UNC Asheville robotics team wins silver in surprise upset


Jon Grunau

Pictured left to right, Ryan Stacks, Gustavo Melo-Perez, Hunter Horan, Steven Anderson, Luis Martinez and Robert Brenneman are part of the UNC Asheville robotics team.

“We’re probably going to lose the next round.” 

It was hard to believe the unstoppable Virginia Tech team would admit defeat. As it stood, they saw it coming and in an act of camaraderie confided in the UNC Asheville team. 

Placing fifth in the upcoming bracket, Virginia Tech fell, leaving UNCA’s robotics team to fill their shoes. 

Up against giants such as the University of Florida, Alabama and others, the team found their confidence waning in the twilight hours of the competition. 

“We weren’t sure if we were ready to go to the competition,” said Robert Brenneman, 22, of the UNCA robotics team. “We redid motor drivers, sensors, everything we could to make sure we were prepared.” 

The air in the Mobile convention center buzzes as if supercharged, with teams from varying colleges and universities scrambling to make last-minute adjustments to their bots, the culmination of months of hard work and determination. 

Whether or not it would be enough would remain to be seen. 

“I kept asking myself, ‘are we ready for this?’” Brenneman said as he fiddled with one of Rocky’s more complex mechanisms. Affectionately named after UNCA’s mascot and decked out in the event’s theme, it wouldn’t look out of place at a Mardi Gras party. 

Months of prep work had gone into the robot that would be competing in the tournament. 

Paired up with a shining gold and bright blue trophy, it stands out all the more as the crowning achievement of the UNCA robotics team. Amidst the clutter of the robotics room in Rhodes Robinson Hall, Rocky stands proud in the eye of a storm of organized chaos. 

“After arriving, we had to code and restructure Rocky for around 30 hours,” said Gustavo Melo-Perez, a member of the team who went to the event at the start of April. At 20 years old, Gustavo smiles as he wraps up his third year in robotics. “It was exhausting, and we didn’t go back to our hotel rooms until around two in the morning.” 

Following the resurrection of the Robotics club, ‘Lord’ Eli Buckner and his team have worked tirelessly to prepare for the tournament in Mobile, Ala. With 12 of the 16 members attending, it was a trek across the states that none would soon forget. 

Crammed into a white and car, the team drove eight hours packed along with their equipment, with many others coming from even farther away. At the helm, Buckner was the glue holding the team together. 

“Eli is such a great mentor and leader of the team,” Brenneman said when asked about the self proclaimed ‘CEO’ of the robotics team. “He’s got his quirks, but he’s the reason we were able to go to the tournament in the first place.”

Designed to pick up beads with a main claw arm and deposit them in cups along a track, Rocky needed to do multiple complex tasks in order to score points against the other college teams attending the tournament. 

This included swiping obstacles on the track out of the way, as well as accurately detecting barriers and knowing when to turn without input from the controller. 

“While other teams tried more ambitious strategies to score large amounts of points, we decided to go with something safe and consistent,” Brenneman said. “We got to experiment with some new materials at the last minute when it came to the main claw, and that let us create something really good.”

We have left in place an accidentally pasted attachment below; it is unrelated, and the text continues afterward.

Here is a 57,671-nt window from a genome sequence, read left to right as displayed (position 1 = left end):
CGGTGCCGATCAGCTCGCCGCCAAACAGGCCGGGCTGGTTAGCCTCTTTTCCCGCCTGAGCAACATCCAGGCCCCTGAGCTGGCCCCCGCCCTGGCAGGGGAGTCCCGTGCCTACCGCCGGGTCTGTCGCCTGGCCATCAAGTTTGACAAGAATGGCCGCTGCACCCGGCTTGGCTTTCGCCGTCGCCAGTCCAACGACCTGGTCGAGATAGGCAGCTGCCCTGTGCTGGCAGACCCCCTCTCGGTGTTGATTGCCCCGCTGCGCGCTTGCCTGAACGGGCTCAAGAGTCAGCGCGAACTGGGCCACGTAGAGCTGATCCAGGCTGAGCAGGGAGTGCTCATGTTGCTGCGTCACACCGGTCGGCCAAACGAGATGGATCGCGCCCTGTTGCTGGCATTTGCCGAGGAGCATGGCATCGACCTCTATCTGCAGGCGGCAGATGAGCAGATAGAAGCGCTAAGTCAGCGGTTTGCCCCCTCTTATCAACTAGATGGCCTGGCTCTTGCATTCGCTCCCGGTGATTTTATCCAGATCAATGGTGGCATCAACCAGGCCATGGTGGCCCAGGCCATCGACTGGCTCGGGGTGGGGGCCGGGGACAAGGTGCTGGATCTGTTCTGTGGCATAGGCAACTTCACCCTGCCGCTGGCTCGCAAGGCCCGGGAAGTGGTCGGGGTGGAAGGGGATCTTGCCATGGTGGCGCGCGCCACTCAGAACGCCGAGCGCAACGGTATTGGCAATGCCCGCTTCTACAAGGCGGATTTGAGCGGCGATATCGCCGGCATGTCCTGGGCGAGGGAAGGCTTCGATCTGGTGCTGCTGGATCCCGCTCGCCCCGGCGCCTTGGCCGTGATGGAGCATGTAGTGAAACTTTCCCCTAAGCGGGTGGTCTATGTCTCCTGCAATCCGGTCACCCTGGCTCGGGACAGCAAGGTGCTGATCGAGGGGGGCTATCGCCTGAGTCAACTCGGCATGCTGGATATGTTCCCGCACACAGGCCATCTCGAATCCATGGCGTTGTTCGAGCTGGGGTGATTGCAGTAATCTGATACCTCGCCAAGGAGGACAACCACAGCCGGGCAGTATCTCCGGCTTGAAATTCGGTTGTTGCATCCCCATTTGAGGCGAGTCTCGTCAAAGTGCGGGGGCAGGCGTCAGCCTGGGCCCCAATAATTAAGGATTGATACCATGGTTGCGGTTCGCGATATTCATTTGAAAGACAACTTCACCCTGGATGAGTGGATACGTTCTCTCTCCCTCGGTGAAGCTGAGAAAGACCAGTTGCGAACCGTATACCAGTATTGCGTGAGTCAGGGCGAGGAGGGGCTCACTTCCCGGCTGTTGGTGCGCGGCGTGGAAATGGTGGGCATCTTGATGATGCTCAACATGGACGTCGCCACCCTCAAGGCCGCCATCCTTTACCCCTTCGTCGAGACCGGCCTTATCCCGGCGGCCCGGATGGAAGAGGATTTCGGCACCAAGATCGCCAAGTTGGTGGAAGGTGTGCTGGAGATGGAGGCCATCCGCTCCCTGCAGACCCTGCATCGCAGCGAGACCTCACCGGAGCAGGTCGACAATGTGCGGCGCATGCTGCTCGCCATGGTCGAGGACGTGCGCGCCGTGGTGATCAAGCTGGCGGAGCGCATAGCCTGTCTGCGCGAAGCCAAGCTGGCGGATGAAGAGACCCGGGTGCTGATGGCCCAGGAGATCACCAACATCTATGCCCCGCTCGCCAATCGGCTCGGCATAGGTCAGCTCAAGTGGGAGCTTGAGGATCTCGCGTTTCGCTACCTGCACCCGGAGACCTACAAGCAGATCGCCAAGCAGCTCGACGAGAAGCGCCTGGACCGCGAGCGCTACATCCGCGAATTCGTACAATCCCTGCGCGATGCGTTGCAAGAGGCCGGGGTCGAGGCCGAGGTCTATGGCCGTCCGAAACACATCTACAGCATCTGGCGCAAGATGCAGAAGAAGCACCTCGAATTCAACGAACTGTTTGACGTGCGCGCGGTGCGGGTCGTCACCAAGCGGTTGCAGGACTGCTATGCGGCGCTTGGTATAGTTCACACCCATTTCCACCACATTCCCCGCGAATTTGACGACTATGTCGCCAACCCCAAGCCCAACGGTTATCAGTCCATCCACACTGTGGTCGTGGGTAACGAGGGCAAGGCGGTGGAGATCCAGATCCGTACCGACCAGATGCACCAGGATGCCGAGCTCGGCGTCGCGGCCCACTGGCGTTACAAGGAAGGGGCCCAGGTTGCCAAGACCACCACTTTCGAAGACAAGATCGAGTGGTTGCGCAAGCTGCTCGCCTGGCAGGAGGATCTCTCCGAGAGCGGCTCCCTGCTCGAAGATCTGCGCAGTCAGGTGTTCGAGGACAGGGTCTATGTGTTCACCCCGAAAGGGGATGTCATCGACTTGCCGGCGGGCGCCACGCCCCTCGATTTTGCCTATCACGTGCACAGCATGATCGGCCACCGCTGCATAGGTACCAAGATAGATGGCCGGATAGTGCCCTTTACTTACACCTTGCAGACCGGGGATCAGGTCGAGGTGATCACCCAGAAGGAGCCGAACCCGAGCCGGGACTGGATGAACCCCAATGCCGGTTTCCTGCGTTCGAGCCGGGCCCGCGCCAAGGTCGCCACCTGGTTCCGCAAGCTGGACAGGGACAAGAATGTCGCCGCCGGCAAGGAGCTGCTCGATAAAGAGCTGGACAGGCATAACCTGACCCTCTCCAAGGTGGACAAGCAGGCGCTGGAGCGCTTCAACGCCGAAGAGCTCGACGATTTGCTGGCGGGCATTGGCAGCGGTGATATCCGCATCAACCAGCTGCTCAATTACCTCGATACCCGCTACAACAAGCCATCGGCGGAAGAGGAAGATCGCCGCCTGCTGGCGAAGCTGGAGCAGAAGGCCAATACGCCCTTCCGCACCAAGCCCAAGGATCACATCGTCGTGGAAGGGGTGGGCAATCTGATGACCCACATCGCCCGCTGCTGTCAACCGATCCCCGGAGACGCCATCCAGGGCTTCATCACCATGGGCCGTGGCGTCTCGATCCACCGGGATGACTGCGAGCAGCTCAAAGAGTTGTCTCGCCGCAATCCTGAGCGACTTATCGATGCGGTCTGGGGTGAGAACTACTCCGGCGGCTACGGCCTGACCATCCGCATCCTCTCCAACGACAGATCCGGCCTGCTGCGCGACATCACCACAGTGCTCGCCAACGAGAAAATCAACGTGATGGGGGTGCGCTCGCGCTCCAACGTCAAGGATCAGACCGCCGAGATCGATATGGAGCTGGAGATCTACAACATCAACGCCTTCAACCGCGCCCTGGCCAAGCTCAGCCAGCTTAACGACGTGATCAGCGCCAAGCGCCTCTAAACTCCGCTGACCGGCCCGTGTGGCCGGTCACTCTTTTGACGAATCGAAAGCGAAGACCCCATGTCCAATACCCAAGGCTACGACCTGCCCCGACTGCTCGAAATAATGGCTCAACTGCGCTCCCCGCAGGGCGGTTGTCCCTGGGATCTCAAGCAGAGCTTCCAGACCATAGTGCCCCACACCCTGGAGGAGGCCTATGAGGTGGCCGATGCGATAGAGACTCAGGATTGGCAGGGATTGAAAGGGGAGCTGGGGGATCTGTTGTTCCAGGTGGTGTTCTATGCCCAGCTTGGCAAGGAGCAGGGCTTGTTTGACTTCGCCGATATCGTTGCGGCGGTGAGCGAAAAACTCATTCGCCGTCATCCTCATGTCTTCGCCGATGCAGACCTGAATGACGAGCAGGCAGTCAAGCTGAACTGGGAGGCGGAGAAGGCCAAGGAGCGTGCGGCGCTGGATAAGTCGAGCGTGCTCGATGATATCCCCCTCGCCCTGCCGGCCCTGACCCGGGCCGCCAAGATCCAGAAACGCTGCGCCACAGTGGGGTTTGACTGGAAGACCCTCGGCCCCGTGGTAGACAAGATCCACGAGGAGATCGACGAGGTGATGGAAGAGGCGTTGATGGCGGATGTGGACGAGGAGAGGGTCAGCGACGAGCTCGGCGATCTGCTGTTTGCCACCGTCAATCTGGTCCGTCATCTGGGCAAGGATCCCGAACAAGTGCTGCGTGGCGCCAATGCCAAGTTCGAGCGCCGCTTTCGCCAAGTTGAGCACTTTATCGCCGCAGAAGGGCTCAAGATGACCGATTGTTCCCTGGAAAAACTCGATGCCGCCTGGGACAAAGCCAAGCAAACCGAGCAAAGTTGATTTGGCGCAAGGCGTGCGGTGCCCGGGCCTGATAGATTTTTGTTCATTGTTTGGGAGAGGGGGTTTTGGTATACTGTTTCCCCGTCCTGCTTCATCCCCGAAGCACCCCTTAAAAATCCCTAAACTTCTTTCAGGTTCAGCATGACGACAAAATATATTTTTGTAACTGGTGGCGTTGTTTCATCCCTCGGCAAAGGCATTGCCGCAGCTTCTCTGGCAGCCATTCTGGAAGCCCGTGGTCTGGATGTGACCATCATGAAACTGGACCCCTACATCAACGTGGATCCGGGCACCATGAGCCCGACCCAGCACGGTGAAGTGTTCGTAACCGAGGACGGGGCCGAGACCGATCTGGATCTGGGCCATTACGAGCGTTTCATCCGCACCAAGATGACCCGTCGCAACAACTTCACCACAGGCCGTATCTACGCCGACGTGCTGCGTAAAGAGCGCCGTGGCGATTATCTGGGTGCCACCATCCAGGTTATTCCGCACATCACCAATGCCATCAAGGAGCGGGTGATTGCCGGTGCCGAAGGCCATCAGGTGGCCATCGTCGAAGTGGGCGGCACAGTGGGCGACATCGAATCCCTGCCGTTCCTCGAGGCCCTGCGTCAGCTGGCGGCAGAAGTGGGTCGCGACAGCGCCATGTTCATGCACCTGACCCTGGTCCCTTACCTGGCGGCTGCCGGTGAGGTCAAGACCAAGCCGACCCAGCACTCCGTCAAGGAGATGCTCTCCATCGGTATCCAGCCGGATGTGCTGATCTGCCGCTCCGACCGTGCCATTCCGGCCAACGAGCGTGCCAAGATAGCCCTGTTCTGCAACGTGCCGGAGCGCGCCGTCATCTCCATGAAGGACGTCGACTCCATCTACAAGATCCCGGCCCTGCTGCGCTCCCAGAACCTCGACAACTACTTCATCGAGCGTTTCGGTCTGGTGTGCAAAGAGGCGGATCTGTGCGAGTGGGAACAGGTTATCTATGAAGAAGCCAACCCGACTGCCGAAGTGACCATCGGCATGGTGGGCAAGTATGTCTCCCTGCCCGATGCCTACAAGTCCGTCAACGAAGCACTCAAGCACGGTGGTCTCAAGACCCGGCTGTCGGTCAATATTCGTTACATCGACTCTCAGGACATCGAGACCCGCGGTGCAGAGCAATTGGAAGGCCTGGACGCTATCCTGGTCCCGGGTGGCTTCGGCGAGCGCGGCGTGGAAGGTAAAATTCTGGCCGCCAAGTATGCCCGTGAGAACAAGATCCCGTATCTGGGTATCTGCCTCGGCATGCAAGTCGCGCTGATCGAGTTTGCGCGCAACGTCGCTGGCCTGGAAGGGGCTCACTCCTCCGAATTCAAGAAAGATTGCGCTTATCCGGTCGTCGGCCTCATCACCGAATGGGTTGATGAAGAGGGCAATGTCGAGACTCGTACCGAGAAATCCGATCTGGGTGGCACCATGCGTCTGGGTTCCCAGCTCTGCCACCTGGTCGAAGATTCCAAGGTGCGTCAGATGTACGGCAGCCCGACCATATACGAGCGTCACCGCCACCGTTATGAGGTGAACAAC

Different robots trundled along identical tracks, stringent judges and nervous students watching in anticipation as the man-made machines performed their assigned tasks with either graceful or ungainly movements.

Every now and then, a bot would fail to the despair of its designers, at the same time cheers arose when a bot performed as it was designed. It was an environment of hope, horror, despair and joy. 

“I’ve been doing robotics since high school,” said Ryan Stacks of the UNCA robotics team. “It was exciting to do as well as we did, even though we didn’t expect it.” 

As the competition went on into its last few rounds, tensions ran high. 

After the loss of Virginia Tech in the semi-finals, hope finally began to bloom as it seemed they had a shot at winning gold, if not for a technical issue, one the robotics team couldn’t have anticipated. 

“The paint they used for the tracks was brand new,” Brenneman said. 

The marshmallow Rocky needed to push out of the way to score points, didn’t slide as much as it should have. 

“We lost because the track wasn’t as smooth as the one we practiced on back at the university.” Brenneman said, an exasperated look on his face as he rubbed his hands across the painted surface. 

Gold faded to silver as UNCA lost by a close margin, yet this did little to dampen the spirits of the team who didn’t expect to place anywhere higher.

“We expected to place in the top 20 or so, definitely not second,” said Hunter Horan, member of the robotics team. “It’s still a bit of a shock, even now. 

Looking at the team members playfully jostling each other and trading barbs, their second place victory seems like a foregone conclusion.  

“When we were called up to claim our second place prize, the entire team came up to claim the trophy,” Stacks said fondly. “It was pretty funny, because other teams only sent up a few members, or a representative. We all came up together, all 12 of us.” 

Standing together in the robotics room, the journey from a pile of parts to the second place winning robot isn’t completely clear. 

Looking at the team behind it, one can begin to understand just how such a miraculous victory came about.

“The teams we competed against were all really good sports about it,” Brenneman said. “Nobody was really butting heads with other teams, and there was a good sense of camaraderie.”